Peter Sís threads together strands of the real and the fictional in his newest picture book, Robinson (Scholastic Press), which had its roots in a childhood memory and his admiration for the intrepid hero of Daniel Defoe’s classic novel, Robinson Crusoe. In the book, after young Peter returns home from a costume party where friends mocked his Robinson Crusoe getup, he falls into a feverish sleep and sails to Crusoe’s remote island. Czech-born Sís, a Hans Christian Andersen Award winner and three-time Caldecott Honoree, spoke with PW about his two-tiered personal inspiration for the book.

What sparked the idea of creating a story fusing an incident from your childhood with the story of Robinson Crusoe?

I was looking at photographs from my childhood with my sister when I saw this silly-looking boy with a painted beard, and all the memories came back. I was about nine or 10, and there was a costume party at school, and my friends and I were going as pirates. But my mother, who was a great artist—and frustrated to be at home with two kids—suggested I go as my literary hero of that time, Robinson Crusoe. She made me an amazing costume using rugs, skins, and my sister’s leotard. She even made my shoes and bow. When she painted my face, I started to believe I really was a wild and dangerous adventurer!

But as soon as we got to school, I realized the kids were laughing at me. I became itchy and sweaty and very uncomfortable. I won first prize for best costume, which made my mother happy, but I was desperate to get home. I was running a fever and stayed in bed for days, and it was during that delirious time that I journeyed to Robinson Crusoe’s island of despair. When I revisited the memory as an adult, I realized that it was an opportunity to explore ideas about loneliness and friendship and independence in a picture book, all of which appealed to me.

Your family history has obviously inspired some of your earlier books as well—The Wall comes immediately to mind. Is it gratifying for you to reach back and revisit your past, and use true life to shape a fictional story?

I think all my books are about my family. It was gratifying to be able to teach my children about the Cold War through The Wall, though it’s scary how relevant the book feels today. To reach back into my past seems the best way to understand the present. These can be stories from the “old country” or coming to the “new world,” stories about being strong and determined. And for that, Robinson Crusoe was a great literary hero.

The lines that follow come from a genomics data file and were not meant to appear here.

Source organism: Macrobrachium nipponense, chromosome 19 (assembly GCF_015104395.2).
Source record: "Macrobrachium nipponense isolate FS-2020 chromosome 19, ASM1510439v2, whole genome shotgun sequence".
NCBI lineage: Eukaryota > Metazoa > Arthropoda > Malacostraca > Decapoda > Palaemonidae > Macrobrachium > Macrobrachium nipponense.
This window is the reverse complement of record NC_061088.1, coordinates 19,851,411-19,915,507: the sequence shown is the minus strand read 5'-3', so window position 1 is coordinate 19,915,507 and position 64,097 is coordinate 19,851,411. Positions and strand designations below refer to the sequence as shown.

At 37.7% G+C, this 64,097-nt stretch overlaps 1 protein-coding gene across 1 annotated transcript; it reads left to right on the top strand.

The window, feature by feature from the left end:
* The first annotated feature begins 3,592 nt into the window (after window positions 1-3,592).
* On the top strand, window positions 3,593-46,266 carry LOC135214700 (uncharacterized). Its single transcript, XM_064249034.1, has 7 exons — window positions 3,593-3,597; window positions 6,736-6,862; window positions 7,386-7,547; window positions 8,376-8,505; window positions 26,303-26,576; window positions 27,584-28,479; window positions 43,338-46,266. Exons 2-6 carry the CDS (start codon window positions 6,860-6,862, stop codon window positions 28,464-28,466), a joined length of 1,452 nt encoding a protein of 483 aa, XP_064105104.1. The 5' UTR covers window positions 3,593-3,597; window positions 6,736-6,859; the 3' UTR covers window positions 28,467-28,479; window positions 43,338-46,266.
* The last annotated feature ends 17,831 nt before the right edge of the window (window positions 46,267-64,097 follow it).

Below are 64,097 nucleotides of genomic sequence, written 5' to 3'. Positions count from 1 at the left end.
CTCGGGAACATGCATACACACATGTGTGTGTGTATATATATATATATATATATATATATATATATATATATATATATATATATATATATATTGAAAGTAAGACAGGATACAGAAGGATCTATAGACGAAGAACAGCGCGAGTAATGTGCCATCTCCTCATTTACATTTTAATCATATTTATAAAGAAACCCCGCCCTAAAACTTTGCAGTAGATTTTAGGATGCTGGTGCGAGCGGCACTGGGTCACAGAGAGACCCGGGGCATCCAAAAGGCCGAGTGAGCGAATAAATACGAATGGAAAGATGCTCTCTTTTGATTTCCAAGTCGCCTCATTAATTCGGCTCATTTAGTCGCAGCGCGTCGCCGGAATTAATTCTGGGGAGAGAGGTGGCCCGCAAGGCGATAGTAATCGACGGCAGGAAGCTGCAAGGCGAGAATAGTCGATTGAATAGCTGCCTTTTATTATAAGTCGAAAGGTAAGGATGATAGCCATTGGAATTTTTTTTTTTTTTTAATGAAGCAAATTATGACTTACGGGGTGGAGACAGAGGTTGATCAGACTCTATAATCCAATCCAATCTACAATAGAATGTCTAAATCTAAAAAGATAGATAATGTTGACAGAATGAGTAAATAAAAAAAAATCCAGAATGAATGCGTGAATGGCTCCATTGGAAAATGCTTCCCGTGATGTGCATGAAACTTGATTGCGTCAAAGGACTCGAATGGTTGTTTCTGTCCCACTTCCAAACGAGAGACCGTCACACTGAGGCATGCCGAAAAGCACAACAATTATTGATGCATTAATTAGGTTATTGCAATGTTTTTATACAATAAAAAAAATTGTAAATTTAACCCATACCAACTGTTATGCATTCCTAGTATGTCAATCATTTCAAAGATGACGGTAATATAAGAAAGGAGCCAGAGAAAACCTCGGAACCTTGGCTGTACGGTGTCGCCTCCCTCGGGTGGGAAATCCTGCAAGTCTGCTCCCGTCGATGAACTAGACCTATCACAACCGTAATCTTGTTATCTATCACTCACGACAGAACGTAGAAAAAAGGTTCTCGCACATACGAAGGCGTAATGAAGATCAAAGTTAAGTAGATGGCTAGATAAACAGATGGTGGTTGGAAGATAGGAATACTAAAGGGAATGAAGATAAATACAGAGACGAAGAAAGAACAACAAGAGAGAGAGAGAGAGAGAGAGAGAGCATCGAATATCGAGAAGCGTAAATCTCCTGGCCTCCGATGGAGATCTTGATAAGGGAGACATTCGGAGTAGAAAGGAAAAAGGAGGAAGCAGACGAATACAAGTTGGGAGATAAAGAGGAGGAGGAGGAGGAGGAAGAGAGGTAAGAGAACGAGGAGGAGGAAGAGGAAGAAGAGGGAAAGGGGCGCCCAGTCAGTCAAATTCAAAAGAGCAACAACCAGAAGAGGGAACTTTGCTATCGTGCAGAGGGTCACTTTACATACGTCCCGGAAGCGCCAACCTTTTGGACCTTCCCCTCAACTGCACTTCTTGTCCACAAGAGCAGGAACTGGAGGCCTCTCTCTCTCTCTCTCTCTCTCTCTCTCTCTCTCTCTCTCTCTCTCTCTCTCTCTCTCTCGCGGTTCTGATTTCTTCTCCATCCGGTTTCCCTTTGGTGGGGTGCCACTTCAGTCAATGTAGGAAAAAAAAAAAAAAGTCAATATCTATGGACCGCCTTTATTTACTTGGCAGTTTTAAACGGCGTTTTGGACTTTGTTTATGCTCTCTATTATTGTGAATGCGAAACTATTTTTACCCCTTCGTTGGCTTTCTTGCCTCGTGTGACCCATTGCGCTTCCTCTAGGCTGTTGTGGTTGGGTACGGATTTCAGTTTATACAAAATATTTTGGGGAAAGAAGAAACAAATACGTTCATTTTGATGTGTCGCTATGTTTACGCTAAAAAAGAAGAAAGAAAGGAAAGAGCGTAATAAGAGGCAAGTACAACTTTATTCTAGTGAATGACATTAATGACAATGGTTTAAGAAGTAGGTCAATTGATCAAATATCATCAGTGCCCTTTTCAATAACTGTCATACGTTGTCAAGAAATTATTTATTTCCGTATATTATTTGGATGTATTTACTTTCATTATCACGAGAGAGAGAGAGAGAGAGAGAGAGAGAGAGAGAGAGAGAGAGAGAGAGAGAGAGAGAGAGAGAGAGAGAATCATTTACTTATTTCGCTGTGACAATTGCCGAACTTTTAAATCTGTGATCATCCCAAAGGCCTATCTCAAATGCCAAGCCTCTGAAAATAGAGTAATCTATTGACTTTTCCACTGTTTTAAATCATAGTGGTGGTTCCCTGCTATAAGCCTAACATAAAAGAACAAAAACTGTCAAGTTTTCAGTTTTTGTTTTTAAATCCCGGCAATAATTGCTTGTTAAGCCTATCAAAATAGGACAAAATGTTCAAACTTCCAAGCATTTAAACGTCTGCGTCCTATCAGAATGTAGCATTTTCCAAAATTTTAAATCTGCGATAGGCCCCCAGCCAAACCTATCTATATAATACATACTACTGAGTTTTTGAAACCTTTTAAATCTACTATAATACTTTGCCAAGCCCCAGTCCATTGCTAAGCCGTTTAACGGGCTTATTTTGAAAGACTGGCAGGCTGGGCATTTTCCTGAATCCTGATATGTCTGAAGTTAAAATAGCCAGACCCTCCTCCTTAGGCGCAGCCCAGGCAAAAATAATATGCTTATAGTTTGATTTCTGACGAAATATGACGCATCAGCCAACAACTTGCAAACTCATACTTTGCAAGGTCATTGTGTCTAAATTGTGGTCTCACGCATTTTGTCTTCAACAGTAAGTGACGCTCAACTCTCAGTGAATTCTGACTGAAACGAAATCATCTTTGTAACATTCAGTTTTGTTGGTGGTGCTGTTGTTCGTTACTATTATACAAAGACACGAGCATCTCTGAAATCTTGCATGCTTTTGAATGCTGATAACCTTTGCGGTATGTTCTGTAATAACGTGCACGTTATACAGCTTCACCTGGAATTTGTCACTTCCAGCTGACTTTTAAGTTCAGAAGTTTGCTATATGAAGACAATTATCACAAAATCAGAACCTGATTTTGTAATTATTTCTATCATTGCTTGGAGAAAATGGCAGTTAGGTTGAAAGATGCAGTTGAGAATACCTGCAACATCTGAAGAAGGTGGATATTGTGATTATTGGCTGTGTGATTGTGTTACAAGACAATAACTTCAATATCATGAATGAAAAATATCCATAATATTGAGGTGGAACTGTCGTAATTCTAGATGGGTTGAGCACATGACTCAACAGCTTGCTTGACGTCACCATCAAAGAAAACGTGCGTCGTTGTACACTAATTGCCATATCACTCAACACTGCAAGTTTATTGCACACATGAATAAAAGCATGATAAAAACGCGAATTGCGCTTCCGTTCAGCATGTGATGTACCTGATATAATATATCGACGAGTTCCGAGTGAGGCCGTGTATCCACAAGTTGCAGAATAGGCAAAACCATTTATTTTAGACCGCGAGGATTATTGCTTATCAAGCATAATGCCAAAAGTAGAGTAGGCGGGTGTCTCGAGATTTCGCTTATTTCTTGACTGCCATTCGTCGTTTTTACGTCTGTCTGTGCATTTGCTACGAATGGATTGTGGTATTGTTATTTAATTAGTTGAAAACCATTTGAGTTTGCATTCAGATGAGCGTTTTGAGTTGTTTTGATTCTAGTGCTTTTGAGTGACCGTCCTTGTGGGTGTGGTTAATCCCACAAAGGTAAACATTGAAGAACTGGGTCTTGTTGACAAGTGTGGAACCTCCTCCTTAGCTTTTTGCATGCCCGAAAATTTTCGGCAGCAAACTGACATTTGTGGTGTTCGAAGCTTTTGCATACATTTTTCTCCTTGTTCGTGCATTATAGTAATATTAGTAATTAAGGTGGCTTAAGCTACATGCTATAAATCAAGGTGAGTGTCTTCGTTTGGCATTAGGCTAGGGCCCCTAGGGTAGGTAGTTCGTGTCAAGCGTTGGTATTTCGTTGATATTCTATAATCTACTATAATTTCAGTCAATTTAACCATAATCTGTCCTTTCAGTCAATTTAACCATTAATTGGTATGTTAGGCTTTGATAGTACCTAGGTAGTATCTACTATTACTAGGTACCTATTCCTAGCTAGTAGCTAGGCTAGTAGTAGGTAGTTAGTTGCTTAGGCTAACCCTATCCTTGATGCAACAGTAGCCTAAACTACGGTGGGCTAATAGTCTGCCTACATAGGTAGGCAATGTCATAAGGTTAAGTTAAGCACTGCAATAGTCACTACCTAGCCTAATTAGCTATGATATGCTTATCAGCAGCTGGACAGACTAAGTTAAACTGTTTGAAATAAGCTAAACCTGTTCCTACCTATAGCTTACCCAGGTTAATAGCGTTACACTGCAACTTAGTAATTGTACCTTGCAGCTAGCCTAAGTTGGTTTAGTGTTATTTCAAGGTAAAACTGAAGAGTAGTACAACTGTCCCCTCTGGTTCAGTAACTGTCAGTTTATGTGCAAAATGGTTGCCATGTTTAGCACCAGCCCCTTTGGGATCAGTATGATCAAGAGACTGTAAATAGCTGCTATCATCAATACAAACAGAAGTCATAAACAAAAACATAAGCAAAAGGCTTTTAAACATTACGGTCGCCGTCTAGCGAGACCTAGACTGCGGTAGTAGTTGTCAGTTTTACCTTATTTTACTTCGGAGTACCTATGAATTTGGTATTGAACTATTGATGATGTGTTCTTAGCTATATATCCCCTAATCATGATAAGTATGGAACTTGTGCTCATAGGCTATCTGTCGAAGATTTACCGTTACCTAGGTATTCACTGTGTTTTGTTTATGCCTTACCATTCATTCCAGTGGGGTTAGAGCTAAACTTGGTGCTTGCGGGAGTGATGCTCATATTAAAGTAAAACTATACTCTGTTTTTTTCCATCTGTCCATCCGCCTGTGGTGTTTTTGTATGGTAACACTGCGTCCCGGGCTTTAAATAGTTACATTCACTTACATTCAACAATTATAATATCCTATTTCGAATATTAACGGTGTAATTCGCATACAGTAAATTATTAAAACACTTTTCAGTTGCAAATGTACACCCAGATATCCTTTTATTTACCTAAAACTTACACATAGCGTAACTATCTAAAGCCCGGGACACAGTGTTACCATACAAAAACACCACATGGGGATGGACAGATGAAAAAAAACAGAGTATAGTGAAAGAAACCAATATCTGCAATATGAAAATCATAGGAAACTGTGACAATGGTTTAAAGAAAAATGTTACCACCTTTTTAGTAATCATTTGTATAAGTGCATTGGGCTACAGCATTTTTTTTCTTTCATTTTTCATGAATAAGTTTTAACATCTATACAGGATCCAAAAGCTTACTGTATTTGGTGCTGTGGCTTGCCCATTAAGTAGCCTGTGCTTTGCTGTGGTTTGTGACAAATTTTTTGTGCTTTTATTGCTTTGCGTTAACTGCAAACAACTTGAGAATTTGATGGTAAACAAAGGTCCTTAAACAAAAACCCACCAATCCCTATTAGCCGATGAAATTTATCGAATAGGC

I grew up in a country and during a time where you had to keep your thoughts to yourself—but luckily, I had my books, and I discovered Robinson Crusoe. Whenever things did not go well in life, I did, and still do, imagine Robinson with his umbrella, walking the beaches and through the jungle on the island of despair, looking for hope. In my mind, I always see those wonderful old illustrations: the beautiful blues of the sky and the ocean, the luscious greens of the rainforest, the rich tropical colors of the plants. Colors of hope and promise.

What is it about Robinson’s story that has made it such a classic—and relatable to so many generations of readers?

I think Defoe’s story—one of the first novels ever written—has endured because it addresses everybody’s fear of being alone. The romantic idea of what it might feel like to be a castaway on a remote island has been alive since 1719, at least! And the fact that Defoe took inspiration for his novel from the true story of Alexander Selkirk, who in his time survived for four years marooned on an island, makes it even more compelling. I don’t know about other readers in the past 300 years, but I never cared for the part with the cannibals or his friend Friday. In my mind, I always see Robinson Crusoe exploring alone; that’s the part that resonates most for me.

Would you say that Robinson is a departure from your past picture books—do you feel as though you’ve ventured onto new thematic or visual turf in this book?

Robinson is a foundling of a book! I thought I had told my kids all the stories from my childhood until I found that photograph of myself in costume. For many years, while my kids were growing up, I borrowed stories from their lives and made them into books. Now that they are college age, I feel it’s time to mine more of my own stories. Robinson was a chance to revisit my childhood, my memories, my feelings. I had the freedom to use the colors of fantasy and discovery. And I focused on the emotion of each piece.

When little Peter leaves the costume party and goes home to bed, I tried to capture through color and composition the sadness of a time when I felt lost. He drifts into a fever sleep and finds himself on an island. There, I paint with the colors of a dream. The island is full of hope. Peter grows strong. He believes in himself again. So later, when we return to his bedroom and his friends come to visit, the room becomes a cozy place—a safe place. It is home. I painted this picture many times and experimented with lots of colors in order to capture the deep feelings I hold inside about home. In a way, the book is about experimenting, growing up, facing hardship, and finding home inside yourself.

Robinson by Peter Sís. Scholastic Press, $17.99 Sept. 26 ISBN 978-0-545-73166-9

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